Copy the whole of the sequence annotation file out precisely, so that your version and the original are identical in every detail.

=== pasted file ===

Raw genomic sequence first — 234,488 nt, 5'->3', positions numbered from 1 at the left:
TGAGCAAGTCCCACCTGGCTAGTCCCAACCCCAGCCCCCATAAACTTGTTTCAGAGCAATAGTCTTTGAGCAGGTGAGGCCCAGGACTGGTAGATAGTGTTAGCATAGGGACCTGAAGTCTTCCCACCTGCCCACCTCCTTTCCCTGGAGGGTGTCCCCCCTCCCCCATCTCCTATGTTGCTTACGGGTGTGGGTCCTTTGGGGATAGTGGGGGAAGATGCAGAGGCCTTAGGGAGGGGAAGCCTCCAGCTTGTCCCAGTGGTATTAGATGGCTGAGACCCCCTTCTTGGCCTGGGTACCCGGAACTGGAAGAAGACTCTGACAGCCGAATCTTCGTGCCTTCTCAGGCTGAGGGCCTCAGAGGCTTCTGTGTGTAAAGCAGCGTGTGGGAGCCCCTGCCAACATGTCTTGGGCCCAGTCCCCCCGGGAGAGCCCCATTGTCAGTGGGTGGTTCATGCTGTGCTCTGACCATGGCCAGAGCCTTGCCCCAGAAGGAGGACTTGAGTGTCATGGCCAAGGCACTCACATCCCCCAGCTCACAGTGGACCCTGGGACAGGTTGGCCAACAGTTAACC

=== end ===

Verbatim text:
Raw genomic sequence first — 234,488 nt, 5'->3', positions numbered from 1 at the left:
TGAGCAAGTCCCACCTGGCTAGTCCCAACCCCAGCCCCCATAAACTTGTTTCAGAGCAATAGTCTTTGAGCAGGTGAGGCCCAGGACTGGTAGATAGTGTTAGCATAGGGACCTGAAGTCTTCCCACCTGCCCACCTCCTTTCCCTGGAGGGTGTCCCCCCTCCCCCATCTCCTATGTTGCTTACGGGTGTGGGTCCTTTGGGGATAGTGGGGGAAGATGCAGAGGCCTTAGGGAGGGGAAGCCTCCAGCTTGTCCCAGTGGTATTAGATGGCTGAGACCCCCTTCTTGGCCTGGGTACCCGGAACTGGAAGAAGACTCTGACAGCCGAATCTTCGTGCCTTCTCAGGCTGAGGGCCTCAGAGGCTTCTGTGTGTAAAGCAGCGTGTGGGAGCCCCTGCCAACATGTCTTGGGCCCAGTCCCCCCGGGAGAGCCCCATTGTCAGTGGGTGGTTCATGCTGTGCTCTGACCATGGCCAGAGCCTTGCCCCAGAAGGAGGACTTGAGTGTCATGGCCAAGGCACTCACATCCCCCAGCTCACAGTGGACCCTGGGACAGGTTGGCCAACAGTTAACC